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Tar balls wash up on Del. beaches

By MOLLY MURRAY
Sussex Bureau reporter
04/01/2004

Gooey balls of tar have formed on area beaches after seven plastic drums leaking thick, black fuel oil washed ashore from Lewes to the south side of the Indian River Inlet.

The 55-gallon drums were recovered by state environmental officials and a contractor hired for the cleanup. The Coast Guard is investigating the incident.

So far, there have been no signs of oil-coated birds or other marine or wildlife, said Jamie Bethard, an environmental scientist with the state Department of Natural Resources and Environmental Control and emergency response coordinator for the cleanup.

At the Children's Beach House, an environmental education center for special-needs youngsters along Delaware Bay in Lewes, maintenance man Mike Puffenbarger started noticing the black mixture of oil and tar on Monday.

"The kids were tracking it in" on the bottom of their shoes, he said.

About 30 youngsters stayed all night Tuesday for an environmental education program, and Puffenbarger said the tile floors in the building were covered with the tar mixture. He said he used products including Goo-Gone to clean up the mess.Bethard said the drums - all blue plastic with the lids cut off - have been recovered. There was one each from the south side of Indian River Inlet, Rodney Street in Rehoboth Beach, Cape Henlopen State Park Gordons Pond area, near the Biden Environmental Education Center and on the Atlantic Ocean side of Cape Henlopen Point.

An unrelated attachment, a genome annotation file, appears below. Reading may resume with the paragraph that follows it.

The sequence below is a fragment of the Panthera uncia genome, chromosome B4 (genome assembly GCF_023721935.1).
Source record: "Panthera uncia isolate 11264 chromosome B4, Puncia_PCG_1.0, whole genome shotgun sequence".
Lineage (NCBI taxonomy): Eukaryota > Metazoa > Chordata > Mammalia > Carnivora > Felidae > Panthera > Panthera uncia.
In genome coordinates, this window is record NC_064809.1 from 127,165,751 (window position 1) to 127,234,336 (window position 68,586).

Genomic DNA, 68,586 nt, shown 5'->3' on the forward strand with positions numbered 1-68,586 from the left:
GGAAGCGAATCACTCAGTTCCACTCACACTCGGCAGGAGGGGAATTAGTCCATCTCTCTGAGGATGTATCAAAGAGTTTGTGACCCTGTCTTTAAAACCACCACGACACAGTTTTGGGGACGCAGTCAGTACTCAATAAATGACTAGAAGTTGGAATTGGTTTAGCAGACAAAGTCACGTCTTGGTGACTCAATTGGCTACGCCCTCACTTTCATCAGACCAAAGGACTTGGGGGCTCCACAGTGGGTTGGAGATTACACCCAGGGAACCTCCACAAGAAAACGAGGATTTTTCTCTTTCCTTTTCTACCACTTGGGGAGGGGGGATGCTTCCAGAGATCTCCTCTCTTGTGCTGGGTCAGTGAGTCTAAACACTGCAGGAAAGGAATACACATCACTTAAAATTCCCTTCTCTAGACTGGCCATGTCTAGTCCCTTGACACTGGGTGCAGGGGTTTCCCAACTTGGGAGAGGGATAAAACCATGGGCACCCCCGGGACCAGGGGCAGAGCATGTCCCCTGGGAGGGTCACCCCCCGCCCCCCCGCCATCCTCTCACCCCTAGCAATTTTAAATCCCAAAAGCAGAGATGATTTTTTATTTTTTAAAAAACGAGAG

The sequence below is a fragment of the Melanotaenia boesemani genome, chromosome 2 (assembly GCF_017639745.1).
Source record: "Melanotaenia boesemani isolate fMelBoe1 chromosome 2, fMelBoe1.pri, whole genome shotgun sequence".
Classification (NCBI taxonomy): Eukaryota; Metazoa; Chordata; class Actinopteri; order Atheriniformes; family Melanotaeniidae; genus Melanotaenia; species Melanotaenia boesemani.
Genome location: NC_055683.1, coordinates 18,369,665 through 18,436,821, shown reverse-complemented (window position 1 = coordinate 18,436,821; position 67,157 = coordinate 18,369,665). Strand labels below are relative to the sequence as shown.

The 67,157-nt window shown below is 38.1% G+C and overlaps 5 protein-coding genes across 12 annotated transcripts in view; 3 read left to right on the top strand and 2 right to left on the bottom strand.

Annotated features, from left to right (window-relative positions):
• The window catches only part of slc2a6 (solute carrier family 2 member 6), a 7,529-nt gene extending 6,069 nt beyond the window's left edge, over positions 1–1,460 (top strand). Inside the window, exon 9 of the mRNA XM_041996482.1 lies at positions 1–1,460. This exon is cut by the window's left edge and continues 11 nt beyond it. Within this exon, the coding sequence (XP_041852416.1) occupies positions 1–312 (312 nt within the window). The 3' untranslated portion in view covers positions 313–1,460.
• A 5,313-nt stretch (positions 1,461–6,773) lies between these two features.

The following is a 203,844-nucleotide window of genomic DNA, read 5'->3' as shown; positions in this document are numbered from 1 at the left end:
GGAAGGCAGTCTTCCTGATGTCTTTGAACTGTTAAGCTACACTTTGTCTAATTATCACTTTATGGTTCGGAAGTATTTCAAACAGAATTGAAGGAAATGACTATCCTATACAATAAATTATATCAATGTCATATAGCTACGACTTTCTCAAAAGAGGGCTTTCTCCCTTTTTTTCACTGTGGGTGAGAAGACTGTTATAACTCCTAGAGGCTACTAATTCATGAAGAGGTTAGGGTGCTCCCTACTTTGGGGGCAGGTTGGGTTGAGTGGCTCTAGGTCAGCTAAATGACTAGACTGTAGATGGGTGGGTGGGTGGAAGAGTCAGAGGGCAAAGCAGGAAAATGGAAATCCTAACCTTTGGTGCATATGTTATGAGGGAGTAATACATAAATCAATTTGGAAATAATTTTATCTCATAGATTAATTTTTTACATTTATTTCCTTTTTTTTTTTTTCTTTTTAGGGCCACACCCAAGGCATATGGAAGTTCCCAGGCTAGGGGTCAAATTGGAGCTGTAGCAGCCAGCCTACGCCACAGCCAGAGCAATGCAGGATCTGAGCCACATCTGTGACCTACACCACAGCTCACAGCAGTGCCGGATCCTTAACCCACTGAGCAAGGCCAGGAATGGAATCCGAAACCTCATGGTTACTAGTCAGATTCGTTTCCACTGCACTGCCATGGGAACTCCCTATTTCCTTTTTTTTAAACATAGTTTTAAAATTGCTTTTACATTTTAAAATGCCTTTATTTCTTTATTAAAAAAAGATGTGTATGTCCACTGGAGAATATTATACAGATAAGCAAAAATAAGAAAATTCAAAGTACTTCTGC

Two drums were recovered on the Delaware Bay beach at Lewes.

Bethard said it would be unusual for anyone to store heavy fuel oil in 55-gallon drums made from plastic. Because the lids had been cut off, the drums had various amounts of fuel in them when they were recovered, he said. Some of the contents likely leaked out as the drums rolled around in the wind and waves, he said.

Bethard said the oil was No. 6 fuel oil, sometimes known as "bunker." The oil could be used as a fuel in ships, he said. "Typically, bunker would not be used in this style." Most ships store fuel oil in tanks and not 55-gallon drums.

Two Coast Guard units, four members of the Atlantic Strike Team and three from the Marine Safety Office in Philadelphia are investigating.

One of the first tasks will be to identify vessels that were traveling through the area in the last few days, said Lt. Becky Jones, with the Marine Safety Office Marine Environmental Protection Branch in Philadelphia.

Samples of the oil have been collected and will be tested at a Coast Guard Laboratory in Connecticut, said Petty Officer Justin Price, with the Marine Safety Detail at Lewes.

That will give investigators a chemical fingerprint of the oil that can be used to match it with potential sources, he said.


 

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Thanks for the article. It will be interesting to see what they discover.

Hmm, blue drums with tops cut off filled with bunker oil. The only thing I can think of is that lightering of oil tankers takes place right in that area.
 
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